• Elton Cilliers

Social Media Mistakes - Cold Pitching



If you have used a social media platform for any period of time longer than 5 seconds, it's likely you have experienced a 'cold pitch' before.


A cold pitch is when someone you have never engaged with before direct messages you with a sales pitch.


Now the irony here is that I've spoken with some business owners who practise this approach, and amazingly they have told me that they hate receiving junk mail and unsolicited messages. What am I missing here? If you don't like something, why on earth would you inflict it on others?


Having used social media for several decades now, I can assure you cold messaging is by no means a new concept. It's just easier on social media. Easier, however, doesn't make it right!


I've asked the question on various social media platforms, "Do you like receiving cold pitches from people you've never engaged with before?" and almost every single person who has commented has had the same answer, "No".


So I strongly advise against this approach if you are a freelancer or small business owner.


Other options to cold pitching


As I say, when I use the term 'cold pitching' I'm referring specifically to those people who send you a DM who you have never engaged with. In many instances, they may not even follow or be connected with you on the platform. The message sent is very clearly a copy and paste job and no effort at all has been made to check out your profile/BIO.


I have had messages for example to be a lingerie model. I'm a 48-year-old greying bastard, putting me in lingerie is something NO ONE wants to see I assure you! Immediately, these accounts are blocked for their sheer laziness in their marketing (or rather spam) efforts.


Do your research


I'm not suggesting you should never send a sales pitch to your followers. I'm suggesting you put in some effort and time BEFORE you do so.


Firstly, research the person you intend to pitch to. Do they fit your ideal client profile? Do you actually follow them? If not, start there. Do you engage with their content? If not, start doing so. Get onto the person's radar BEFORE you pitch to them. People are less irritated to receive a sales pitch from someone who is on their radar than a complete stranger.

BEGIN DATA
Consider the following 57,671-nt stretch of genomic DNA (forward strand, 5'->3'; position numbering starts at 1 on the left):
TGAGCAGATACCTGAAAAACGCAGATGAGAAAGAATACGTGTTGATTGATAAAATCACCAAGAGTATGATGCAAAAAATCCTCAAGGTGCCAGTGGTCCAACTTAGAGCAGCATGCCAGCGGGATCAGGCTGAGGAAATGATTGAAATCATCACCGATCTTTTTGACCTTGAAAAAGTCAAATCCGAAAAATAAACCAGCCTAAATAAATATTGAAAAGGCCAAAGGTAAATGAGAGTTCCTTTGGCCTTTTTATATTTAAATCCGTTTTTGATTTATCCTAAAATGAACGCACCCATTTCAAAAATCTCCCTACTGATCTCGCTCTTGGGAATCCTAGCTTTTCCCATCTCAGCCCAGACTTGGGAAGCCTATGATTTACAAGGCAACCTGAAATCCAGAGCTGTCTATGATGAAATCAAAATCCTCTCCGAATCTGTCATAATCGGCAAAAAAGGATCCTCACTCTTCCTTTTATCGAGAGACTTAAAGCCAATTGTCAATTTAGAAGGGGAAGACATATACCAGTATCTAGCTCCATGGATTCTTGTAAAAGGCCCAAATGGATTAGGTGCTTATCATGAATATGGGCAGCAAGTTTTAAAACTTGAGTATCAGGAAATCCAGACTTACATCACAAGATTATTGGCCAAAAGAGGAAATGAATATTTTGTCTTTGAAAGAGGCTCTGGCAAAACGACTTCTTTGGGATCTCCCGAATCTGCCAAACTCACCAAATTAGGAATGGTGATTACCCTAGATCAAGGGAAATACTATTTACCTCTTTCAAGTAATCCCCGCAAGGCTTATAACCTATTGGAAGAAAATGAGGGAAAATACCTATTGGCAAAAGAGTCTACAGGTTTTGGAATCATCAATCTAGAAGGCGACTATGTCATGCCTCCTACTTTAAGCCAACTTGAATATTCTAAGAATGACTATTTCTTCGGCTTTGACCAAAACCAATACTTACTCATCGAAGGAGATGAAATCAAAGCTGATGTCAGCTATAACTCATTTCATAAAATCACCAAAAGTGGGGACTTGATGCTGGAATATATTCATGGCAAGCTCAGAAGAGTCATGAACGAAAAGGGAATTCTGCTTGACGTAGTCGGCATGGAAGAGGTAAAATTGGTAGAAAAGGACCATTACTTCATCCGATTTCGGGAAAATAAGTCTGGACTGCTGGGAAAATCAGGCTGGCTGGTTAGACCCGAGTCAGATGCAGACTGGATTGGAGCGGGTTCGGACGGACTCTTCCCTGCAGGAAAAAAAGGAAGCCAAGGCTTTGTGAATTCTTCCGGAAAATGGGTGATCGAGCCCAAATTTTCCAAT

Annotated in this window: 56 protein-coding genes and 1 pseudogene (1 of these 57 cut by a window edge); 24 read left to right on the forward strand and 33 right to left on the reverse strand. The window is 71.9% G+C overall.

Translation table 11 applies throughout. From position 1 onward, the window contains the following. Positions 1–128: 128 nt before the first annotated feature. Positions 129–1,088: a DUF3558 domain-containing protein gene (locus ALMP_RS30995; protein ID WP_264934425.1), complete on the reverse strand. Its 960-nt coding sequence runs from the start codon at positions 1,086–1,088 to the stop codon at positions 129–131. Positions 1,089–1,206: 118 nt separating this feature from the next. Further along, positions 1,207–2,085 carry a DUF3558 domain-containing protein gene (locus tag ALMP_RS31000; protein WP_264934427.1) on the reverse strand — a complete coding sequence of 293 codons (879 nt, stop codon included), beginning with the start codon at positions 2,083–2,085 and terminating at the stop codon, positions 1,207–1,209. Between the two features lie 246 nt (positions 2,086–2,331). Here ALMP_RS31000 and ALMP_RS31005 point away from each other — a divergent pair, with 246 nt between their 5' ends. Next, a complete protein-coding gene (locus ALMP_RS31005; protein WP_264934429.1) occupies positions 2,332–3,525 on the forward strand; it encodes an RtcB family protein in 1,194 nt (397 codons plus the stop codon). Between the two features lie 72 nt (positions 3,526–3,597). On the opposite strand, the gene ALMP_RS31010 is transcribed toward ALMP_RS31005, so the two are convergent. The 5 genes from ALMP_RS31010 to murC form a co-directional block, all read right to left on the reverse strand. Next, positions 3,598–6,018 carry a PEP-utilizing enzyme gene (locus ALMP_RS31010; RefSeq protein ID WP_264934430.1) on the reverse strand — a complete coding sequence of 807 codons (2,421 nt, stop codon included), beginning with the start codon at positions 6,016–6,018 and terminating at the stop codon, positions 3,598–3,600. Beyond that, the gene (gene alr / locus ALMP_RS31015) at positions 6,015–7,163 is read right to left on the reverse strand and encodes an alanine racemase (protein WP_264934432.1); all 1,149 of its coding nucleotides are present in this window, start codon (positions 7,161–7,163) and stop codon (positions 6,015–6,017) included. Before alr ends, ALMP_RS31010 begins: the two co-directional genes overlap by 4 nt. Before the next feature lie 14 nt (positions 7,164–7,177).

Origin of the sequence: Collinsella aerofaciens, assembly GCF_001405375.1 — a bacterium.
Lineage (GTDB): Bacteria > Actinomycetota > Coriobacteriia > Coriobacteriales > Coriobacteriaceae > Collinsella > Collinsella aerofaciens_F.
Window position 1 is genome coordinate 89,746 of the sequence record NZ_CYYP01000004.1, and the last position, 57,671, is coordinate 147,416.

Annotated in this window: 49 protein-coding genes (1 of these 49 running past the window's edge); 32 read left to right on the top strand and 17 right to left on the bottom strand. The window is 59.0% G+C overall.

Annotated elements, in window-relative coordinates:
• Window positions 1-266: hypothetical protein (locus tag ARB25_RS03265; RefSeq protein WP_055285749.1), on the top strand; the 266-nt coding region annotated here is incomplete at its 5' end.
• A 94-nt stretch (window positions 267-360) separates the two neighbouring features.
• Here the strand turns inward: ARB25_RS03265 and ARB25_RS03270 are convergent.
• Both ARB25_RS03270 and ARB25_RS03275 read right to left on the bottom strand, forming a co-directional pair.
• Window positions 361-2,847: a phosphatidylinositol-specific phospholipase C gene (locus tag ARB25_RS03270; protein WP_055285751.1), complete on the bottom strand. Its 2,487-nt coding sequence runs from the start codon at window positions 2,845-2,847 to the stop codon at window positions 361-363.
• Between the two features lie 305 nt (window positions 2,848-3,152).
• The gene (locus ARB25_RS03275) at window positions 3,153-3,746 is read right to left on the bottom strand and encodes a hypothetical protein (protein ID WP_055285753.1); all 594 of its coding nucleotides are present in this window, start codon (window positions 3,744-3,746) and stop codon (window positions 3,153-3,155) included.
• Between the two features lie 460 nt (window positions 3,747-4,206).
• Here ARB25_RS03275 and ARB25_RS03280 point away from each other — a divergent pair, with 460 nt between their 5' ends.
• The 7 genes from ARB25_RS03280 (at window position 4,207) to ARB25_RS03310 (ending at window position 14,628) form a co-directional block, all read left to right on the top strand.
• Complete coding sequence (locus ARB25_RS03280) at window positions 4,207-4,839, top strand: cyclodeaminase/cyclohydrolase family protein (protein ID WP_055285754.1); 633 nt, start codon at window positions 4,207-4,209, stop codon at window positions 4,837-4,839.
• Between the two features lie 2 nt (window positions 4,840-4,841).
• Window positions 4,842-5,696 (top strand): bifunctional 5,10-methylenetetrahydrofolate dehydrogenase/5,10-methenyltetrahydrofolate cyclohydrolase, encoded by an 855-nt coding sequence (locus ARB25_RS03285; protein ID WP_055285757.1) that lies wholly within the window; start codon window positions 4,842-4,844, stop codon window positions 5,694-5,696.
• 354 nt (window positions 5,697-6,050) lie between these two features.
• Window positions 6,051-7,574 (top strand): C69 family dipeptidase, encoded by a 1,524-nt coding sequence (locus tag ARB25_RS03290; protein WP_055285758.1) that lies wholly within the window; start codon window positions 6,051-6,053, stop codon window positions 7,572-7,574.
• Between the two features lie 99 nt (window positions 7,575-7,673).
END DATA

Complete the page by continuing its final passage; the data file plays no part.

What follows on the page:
Take a look at the person's BIO/Profile, have they provided their name? If so, when you message them, ensure you make the message personable by using their name and not just "Hi". Addressing them by name (if they have provided it) will immediately show that you have put some effort into your message rather than simply copy and pasting a mass message.


I know we live in a world that demands immediate gratification, however, running a business does not follow the same requirements. It does take time and it does take effort. Whilst you may think I'll take my chances and send 100 random people a message, and hopefully, I will get 1 bite is a great idea, the other 99 people you messages are likely never going to consider you or your services. Rather work on gaining 100 people who are more receptive to your sales pitches by nurturing your network, spending time engaging with their content and then when the time is right, send them a message, but not one that is 'Hey, buy my stuff', but rather one that sells the value of your product or service.


Sell the value, not the product


When you do message someone with a sales pitch, come at it from their point of view. How will your product or service you're trying to sell them going to bring value to them? People don't care about you or your business (harsh reality), they care about how your product or service can help THEM.


Tell them how your product or service will help them and they will be far more open to having received your message because you're making it about them. People love it when you talk about them, that's just the nature of us humans.


I hope you've found this useful and that it's at least made you think twice about spamming strangers on social media. Do things right, whilst it may seem painfully fruitless in the beginning, will pay off in the long run as more and more of your followers turn into fans because you are engaging and providing content of value to them.



The Online Presence Guy. Web Design. Website Designer. Web developer. Wix Wesbites. Affordable websites. Website guarantee. Social Media Manager. Digital Marketing. London. Cambridge. United Kingdom

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